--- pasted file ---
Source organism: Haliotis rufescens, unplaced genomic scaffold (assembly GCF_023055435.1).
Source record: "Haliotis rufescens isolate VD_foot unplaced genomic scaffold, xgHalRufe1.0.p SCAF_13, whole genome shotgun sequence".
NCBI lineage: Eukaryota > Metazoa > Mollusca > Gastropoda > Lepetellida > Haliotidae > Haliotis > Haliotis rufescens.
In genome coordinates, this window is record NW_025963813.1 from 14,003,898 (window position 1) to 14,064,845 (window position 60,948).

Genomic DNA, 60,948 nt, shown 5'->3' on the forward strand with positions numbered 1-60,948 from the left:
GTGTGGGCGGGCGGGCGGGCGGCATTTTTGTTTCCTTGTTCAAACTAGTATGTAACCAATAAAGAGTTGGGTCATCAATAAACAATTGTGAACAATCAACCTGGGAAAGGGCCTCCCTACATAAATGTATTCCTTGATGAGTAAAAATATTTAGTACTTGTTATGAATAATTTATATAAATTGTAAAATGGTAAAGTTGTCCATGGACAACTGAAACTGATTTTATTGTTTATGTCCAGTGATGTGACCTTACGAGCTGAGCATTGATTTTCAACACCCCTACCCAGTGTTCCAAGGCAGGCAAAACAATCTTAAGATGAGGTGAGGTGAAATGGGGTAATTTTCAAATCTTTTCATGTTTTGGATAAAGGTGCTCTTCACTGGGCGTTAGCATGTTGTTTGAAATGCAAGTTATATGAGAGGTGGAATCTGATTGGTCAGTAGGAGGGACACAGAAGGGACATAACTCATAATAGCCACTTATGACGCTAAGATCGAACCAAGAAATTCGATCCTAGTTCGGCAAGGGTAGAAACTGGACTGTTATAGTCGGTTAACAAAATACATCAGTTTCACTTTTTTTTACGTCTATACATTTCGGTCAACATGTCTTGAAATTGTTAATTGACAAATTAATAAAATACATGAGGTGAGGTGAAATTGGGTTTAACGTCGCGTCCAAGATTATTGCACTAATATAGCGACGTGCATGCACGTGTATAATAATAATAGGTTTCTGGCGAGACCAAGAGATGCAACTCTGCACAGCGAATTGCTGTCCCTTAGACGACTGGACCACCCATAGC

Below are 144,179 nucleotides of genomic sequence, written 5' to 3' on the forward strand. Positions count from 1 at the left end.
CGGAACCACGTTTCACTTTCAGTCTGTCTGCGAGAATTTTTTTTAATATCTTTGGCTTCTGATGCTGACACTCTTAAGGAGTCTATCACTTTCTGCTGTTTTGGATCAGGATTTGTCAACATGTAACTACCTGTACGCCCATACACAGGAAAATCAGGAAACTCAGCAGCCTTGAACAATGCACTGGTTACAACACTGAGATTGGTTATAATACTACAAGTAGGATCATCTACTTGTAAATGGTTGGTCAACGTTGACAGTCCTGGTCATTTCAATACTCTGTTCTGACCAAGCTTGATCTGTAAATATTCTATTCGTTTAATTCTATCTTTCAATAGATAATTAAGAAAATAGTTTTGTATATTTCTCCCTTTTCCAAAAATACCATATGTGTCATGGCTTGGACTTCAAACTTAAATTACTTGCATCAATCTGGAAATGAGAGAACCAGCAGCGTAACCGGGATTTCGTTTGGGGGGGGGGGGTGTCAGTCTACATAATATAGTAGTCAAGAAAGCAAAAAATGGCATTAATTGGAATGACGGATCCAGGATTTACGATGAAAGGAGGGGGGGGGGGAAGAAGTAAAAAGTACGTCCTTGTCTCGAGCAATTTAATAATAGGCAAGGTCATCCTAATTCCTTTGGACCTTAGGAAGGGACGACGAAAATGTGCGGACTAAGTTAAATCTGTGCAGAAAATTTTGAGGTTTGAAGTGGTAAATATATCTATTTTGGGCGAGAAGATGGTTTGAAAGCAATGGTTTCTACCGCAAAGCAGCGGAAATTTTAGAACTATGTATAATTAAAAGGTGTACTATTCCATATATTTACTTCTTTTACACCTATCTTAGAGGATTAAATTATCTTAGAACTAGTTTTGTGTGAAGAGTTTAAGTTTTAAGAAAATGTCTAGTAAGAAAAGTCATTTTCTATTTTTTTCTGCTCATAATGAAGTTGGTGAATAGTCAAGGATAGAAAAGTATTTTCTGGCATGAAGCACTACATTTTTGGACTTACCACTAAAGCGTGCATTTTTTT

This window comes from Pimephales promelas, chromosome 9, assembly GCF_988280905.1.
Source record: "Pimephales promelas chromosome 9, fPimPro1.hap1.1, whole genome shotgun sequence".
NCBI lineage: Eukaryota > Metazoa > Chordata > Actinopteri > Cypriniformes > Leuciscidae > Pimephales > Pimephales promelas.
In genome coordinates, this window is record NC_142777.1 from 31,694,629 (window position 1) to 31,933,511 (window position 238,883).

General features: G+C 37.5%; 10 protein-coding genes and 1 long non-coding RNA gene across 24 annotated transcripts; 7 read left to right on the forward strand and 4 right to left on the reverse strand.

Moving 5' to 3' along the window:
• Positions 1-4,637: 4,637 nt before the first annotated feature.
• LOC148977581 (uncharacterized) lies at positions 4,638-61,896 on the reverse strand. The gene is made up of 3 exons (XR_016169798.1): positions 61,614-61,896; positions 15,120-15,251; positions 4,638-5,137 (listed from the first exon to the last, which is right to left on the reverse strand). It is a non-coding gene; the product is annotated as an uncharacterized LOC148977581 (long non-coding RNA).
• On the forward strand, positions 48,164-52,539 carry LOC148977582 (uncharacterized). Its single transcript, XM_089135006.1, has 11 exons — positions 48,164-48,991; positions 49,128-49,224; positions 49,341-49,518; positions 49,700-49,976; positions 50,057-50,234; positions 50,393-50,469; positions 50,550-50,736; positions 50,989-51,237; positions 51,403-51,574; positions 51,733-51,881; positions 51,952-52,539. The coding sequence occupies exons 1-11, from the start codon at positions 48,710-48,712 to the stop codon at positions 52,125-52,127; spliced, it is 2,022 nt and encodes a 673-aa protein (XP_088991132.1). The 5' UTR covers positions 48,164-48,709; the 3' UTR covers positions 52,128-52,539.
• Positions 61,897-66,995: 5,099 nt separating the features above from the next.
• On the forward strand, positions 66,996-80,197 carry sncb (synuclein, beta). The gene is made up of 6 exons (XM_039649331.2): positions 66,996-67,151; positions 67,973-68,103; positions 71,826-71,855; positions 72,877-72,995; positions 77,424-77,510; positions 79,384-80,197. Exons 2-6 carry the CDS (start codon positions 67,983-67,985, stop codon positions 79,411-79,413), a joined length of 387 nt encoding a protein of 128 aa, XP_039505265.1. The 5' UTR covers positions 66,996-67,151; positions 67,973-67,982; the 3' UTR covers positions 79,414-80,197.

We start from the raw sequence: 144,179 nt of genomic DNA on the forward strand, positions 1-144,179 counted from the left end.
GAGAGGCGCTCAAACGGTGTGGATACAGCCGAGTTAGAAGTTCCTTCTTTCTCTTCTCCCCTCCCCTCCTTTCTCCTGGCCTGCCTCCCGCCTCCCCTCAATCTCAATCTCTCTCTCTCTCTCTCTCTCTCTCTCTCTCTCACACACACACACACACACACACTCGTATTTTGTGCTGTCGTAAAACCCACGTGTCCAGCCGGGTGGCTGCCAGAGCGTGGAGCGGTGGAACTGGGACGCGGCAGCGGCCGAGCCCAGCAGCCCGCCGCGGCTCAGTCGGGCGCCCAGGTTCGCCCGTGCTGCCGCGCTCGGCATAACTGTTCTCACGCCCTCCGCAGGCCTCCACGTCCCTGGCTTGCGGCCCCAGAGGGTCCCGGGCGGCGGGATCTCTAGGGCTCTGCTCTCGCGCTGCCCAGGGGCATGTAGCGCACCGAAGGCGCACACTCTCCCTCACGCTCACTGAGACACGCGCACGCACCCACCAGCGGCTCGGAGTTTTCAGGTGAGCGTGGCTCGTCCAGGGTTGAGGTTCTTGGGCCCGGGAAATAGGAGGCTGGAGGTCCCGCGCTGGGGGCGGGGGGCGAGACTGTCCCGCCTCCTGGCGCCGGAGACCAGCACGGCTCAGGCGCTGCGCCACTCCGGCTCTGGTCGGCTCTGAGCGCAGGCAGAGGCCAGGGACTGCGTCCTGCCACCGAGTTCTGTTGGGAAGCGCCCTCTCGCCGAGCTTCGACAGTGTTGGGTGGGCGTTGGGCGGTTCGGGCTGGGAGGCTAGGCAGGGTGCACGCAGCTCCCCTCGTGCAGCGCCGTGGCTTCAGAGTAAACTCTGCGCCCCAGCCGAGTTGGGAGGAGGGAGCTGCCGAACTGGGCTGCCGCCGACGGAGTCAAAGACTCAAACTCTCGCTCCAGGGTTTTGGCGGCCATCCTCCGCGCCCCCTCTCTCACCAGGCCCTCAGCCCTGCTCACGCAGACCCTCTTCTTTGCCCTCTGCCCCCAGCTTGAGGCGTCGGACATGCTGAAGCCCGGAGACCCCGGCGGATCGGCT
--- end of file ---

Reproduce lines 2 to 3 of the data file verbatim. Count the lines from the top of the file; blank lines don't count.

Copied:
Source record: "Haliotis rufescens isolate VD_foot unplaced genomic scaffold, xgHalRufe1.0.p SCAF_13, whole genome shotgun sequence".
NCBI lineage: Eukaryota > Metazoa > Mollusca > Gastropoda > Lepetellida > Haliotidae > Haliotis > Haliotis rufescens.